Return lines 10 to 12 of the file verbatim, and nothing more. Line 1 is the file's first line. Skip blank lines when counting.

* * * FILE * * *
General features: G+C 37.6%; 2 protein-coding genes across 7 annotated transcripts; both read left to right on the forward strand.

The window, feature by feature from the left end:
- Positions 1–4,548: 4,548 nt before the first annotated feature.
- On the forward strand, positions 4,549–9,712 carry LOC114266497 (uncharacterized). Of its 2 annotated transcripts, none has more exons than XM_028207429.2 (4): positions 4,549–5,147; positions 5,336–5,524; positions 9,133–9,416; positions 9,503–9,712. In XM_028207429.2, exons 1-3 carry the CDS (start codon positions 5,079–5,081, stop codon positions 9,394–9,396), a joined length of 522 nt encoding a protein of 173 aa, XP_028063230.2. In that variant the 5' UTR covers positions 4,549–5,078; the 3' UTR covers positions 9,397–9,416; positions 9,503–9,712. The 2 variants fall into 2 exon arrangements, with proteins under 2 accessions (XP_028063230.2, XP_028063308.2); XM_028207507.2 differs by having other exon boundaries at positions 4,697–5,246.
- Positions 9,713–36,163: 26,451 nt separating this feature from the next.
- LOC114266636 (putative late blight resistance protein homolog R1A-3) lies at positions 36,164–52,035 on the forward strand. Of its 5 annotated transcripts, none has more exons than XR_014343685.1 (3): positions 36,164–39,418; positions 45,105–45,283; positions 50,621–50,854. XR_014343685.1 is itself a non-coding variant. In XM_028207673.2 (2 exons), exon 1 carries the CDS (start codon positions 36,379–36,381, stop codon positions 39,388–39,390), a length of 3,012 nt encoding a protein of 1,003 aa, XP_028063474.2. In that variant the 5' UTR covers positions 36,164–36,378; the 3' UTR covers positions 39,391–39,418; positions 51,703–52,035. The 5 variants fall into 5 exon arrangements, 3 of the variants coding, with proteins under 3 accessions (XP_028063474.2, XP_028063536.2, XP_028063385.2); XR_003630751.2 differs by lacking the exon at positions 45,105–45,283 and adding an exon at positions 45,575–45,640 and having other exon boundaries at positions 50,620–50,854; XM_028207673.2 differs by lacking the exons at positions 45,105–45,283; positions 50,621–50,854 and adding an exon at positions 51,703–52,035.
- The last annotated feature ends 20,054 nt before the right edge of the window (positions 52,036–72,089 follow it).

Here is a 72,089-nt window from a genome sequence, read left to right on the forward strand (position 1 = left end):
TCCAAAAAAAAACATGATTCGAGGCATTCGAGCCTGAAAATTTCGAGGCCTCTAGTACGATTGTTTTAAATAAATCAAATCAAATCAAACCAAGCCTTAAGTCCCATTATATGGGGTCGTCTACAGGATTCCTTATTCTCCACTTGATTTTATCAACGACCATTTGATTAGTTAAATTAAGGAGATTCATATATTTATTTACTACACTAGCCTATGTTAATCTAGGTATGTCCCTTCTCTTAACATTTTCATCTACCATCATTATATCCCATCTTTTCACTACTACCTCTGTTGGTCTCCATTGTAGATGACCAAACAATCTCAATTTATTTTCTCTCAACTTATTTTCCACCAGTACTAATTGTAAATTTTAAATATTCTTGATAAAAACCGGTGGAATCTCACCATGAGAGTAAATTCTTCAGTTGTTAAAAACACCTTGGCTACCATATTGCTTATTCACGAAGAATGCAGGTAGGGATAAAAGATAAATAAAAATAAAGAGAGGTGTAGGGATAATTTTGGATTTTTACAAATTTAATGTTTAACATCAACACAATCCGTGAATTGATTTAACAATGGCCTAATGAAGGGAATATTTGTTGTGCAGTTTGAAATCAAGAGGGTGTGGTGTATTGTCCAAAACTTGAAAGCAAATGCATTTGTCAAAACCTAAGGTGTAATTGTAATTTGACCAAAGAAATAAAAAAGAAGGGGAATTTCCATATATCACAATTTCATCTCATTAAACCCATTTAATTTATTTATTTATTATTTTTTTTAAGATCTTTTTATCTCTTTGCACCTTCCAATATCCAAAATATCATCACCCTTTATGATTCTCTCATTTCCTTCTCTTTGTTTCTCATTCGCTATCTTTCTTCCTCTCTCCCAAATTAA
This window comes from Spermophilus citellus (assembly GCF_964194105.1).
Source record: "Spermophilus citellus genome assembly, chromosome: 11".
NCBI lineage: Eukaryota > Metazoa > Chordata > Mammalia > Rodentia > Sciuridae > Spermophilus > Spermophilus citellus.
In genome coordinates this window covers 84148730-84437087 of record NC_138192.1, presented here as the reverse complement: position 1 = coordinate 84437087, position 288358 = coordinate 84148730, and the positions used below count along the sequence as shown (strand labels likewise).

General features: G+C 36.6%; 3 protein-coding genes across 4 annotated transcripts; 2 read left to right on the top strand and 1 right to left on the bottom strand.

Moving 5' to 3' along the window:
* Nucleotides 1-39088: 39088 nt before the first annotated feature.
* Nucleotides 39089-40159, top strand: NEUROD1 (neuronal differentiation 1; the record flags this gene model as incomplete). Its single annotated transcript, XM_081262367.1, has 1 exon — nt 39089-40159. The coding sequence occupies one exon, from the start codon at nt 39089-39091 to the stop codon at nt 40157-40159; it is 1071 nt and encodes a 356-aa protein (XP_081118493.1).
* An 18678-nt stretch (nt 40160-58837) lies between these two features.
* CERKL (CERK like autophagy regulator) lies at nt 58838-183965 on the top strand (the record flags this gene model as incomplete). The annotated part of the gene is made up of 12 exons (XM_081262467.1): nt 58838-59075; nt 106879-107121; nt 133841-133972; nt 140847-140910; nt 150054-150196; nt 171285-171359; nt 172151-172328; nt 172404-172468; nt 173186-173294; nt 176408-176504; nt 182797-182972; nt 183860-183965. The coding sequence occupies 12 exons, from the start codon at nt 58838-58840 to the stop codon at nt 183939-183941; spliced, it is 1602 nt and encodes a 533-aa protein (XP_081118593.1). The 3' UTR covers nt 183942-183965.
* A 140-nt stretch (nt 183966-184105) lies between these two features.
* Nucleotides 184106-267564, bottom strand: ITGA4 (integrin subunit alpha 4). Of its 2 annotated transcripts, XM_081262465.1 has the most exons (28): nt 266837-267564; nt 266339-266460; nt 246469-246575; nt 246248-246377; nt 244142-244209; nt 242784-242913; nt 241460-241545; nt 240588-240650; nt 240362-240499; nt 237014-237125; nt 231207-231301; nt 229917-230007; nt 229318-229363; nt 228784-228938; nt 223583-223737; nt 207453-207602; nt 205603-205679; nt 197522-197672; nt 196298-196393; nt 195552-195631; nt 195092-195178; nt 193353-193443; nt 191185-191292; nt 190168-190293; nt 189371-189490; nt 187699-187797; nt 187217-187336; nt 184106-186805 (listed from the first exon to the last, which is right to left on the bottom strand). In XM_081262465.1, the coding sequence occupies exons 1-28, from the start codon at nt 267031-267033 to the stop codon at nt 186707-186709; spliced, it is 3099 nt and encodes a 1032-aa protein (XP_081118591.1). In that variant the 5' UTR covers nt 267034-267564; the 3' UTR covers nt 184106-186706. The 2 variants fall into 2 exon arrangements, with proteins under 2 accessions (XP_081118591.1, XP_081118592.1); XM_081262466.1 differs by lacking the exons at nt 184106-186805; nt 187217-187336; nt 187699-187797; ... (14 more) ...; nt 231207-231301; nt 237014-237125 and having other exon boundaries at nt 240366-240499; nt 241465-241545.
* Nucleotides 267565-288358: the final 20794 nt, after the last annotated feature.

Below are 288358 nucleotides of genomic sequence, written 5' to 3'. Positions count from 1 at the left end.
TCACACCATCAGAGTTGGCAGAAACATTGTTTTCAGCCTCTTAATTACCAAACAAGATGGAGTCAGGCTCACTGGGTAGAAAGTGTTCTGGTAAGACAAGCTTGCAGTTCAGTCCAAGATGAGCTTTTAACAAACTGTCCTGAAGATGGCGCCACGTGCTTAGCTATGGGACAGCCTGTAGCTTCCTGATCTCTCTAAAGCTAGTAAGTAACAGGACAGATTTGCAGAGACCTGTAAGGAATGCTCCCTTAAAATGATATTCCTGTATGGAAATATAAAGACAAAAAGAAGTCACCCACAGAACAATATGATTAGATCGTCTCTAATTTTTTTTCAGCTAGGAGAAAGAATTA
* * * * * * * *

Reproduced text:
This window comes from Spermophilus citellus (assembly GCF_964194105.1).
Source record: "Spermophilus citellus genome assembly, chromosome: 11".
NCBI lineage: Eukaryota > Metazoa > Chordata > Mammalia > Rodentia > Sciuridae > Spermophilus > Spermophilus citellus.